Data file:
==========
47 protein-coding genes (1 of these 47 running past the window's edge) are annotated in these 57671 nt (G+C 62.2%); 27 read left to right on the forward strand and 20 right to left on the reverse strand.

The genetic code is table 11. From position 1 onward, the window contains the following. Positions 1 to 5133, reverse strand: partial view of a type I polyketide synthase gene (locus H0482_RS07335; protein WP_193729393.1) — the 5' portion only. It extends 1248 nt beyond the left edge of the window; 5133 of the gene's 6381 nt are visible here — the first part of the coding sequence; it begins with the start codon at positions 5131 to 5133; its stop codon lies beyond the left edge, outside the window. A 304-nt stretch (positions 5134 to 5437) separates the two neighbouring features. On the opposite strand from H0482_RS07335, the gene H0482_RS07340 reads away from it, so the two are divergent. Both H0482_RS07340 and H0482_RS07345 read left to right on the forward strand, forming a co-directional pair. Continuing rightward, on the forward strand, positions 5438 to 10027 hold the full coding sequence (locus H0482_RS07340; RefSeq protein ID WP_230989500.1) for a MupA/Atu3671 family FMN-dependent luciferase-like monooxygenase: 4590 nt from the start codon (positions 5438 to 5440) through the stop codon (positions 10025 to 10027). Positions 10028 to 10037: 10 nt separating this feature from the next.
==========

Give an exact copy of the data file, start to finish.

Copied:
47 protein-coding genes (1 of these 47 running past the window's edge) are annotated in these 57671 nt (G+C 62.2%); 27 read left to right on the forward strand and 20 right to left on the reverse strand.

The genetic code is table 11. From position 1 onward, the window contains the following. Positions 1 to 5133, reverse strand: partial view of a type I polyketide synthase gene (locus H0482_RS07335; protein WP_193729393.1) — the 5' portion only. It extends 1248 nt beyond the left edge of the window; 5133 of the gene's 6381 nt are visible here — the first part of the coding sequence; it begins with the start codon at positions 5131 to 5133; its stop codon lies beyond the left edge, outside the window. A 304-nt stretch (positions 5134 to 5437) separates the two neighbouring features. On the opposite strand from H0482_RS07335, the gene H0482_RS07340 reads away from it, so the two are divergent. Both H0482_RS07340 and H0482_RS07345 read left to right on the forward strand, forming a co-directional pair. Continuing rightward, on the forward strand, positions 5438 to 10027 hold the full coding sequence (locus H0482_RS07340; RefSeq protein ID WP_230989500.1) for a MupA/Atu3671 family FMN-dependent luciferase-like monooxygenase: 4590 nt from the start codon (positions 5438 to 5440) through the stop codon (positions 10025 to 10027). Positions 10028 to 10037: 10 nt separating this feature from the next.